The wartime memories of Victor Thomas Clapton [Royal Army Service Corps]

During March 2019 I was asked about my memories of D Day. My pen ran away with me and recorded my thoughts for the whole six years of my engagement starting from when war was declared in 1939.

I was twenty years old and featured in the first call up, and if I had to go my preference would be the RAF. It was in September 1939 the government was asking for volunteers. With this in mind six of us went to Bristol Road in Gloucester which I think was a church hall. Inside were about six tables manned by Service Personnel and as you passed each table a certain question was asked. When we got to the last table the question was ‘what is your present employment’, and as we were Gas Board employees we were told that we were exempt from service in the armed forces. That was goodbye to our aspirations of being in the RAF as bomber crew or technicians. The early war months were reasonably quiet. We anticipated that I would be called up sometime in the near future so on November 11th we were married, a wartime marriage at the Parish Church in the centre of Cheltenham, (on June 30th 1941 I had a telegram from home stating my wife had had a baby girl, the start of a family of six).

At this time an expedition force had gone to Europe and during May 1940 they were at Dunkirk. At the end of May 1940 I had my calling up papers. I had to report to Norton Manor Barracks in Taunton on June 6th. I was not alone as about six or seven of us had to report to the same place. On a day early in June we caught the train at Lansdown Station for Taunton where we were bussed in army vehicles to the camp. According to our papers we were joining the 222 Second Search Light Battalion which we had never heard of.

After about two weeks of training we were all interviewed by army officers who asked a number of questions mainly transport questions and a few days later we were told that we were all transferred to the Royal Army Service Corps (RASC).

After a month we marched to Taunton Railway Station for our journey to London. We were billeted in the basement of the Osnaburgh Hotel near Regents Park. There must have been about 20 of us. Our course started the following week at Tottenham High School and for transport it was the back of an army lorry. After about a week we were in civvy billets in Tottenham. Two us of were with Mr and Mrs Fall, the husband was a London bus driver and on one Sunday we had a free bus ride around London. When our course was finished we were transferred to Lincolnshire for a driving course for 12 weeks. I must say it was good to get away from London because the Jerry blitz was just starting. After three days of this course I passed OK because of my driving in the Gas Board days. I was then made a Regimental Policeman mainly doing traffic duty outside the camp, the NAAFI was over the road.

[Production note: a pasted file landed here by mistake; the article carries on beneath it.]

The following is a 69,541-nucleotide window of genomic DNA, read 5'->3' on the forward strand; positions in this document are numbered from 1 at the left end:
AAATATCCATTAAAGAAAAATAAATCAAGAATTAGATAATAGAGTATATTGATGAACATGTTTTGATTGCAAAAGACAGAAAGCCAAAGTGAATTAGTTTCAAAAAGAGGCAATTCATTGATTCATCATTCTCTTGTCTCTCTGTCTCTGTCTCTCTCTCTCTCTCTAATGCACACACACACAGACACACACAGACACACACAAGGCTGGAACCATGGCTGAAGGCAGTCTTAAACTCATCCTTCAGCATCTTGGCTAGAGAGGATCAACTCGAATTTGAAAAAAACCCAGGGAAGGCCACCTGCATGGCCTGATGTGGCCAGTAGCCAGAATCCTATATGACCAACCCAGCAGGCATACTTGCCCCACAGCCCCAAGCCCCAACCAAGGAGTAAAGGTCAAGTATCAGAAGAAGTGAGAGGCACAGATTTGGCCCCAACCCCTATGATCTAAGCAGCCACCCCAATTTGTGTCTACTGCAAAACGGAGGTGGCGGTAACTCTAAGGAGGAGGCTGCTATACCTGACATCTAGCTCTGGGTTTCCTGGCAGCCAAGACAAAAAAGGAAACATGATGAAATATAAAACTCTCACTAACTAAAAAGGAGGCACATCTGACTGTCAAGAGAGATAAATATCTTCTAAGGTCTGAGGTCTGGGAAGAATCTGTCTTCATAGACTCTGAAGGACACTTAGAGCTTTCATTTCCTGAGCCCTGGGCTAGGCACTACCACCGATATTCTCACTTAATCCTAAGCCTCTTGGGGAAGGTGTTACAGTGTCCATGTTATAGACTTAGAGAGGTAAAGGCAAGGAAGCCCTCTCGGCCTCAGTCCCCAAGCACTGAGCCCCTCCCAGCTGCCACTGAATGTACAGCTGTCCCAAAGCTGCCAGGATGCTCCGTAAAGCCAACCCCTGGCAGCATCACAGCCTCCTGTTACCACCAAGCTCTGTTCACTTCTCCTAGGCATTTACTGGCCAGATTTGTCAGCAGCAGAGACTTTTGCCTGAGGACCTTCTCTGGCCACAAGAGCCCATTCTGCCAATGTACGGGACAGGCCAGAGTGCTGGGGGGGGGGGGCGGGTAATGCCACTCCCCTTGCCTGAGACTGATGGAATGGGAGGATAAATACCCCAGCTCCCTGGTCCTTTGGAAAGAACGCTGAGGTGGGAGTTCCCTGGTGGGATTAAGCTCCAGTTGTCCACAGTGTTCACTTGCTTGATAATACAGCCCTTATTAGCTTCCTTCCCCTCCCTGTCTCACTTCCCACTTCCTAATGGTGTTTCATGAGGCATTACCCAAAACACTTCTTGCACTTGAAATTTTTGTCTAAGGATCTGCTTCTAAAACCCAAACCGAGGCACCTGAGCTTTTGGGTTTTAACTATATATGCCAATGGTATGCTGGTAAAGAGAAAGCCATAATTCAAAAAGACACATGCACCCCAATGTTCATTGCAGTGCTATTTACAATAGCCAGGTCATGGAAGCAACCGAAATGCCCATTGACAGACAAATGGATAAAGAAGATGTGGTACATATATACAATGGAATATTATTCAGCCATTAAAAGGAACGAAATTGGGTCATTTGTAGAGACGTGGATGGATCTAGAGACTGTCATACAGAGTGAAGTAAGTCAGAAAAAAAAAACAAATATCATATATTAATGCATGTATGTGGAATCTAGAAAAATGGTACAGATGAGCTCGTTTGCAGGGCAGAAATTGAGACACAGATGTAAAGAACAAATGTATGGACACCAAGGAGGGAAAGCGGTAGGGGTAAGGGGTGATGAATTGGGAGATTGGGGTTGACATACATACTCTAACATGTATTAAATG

After the twelve weeks another transfer took place, back to the blitz in Isleworth, Middlesex. We were billeted in a large empty house backing on to the Thames and in the centre of the river was a small island in which an unexploded bomb had settled. Some of the occupants had been evacuated, but as far as we were concerned it never affected us, we were only soldiers. The course we attended was in a unit inside a large car manufacturer’s premises which lasted eight weeks. We were wondering what next, and as far as I was concerned, I was transferred to a company stationed in Dewsbury, Yorkshire.

I can’t remember much about Dewsbury but I know my next station was at Jordan Hill Ladies College in Glasgow. It was quite a large area and we occupied the dormitory and the restaurant. The ladies must have been on holiday, as we never saw them at all. While we were there some of us were transferred to a Holding Company at Jordan Hill where we remained. The unit was formed for any individual to be transferred, on request, to a company who required their particular services. While we were at Jordan Hill, eight of us were taken aside and made Regimental Police. The reason being that coal had been stolen from the cook house section during the hours of darkness. We paired up and started our duties the same night – 2000 to 2200 – 2200 to midnight – midnight to 0200 – 0200 to 0400 and 0400 to 0600. On one particular night about 2300, during our duties we heard the back gate open and shut. When challenged, the intruder said he was being posted overseas the following day and he had said goodbye to his family who lived nearby. Taking his word for it, I escorted him to his bed in the sleeping quarters. Soft me. The culprit who was taking the coal was finally caught by one of our other two and guess who it was – the chief chef who was friendly with a local female and was instantly posted to another unit away from Glasgow.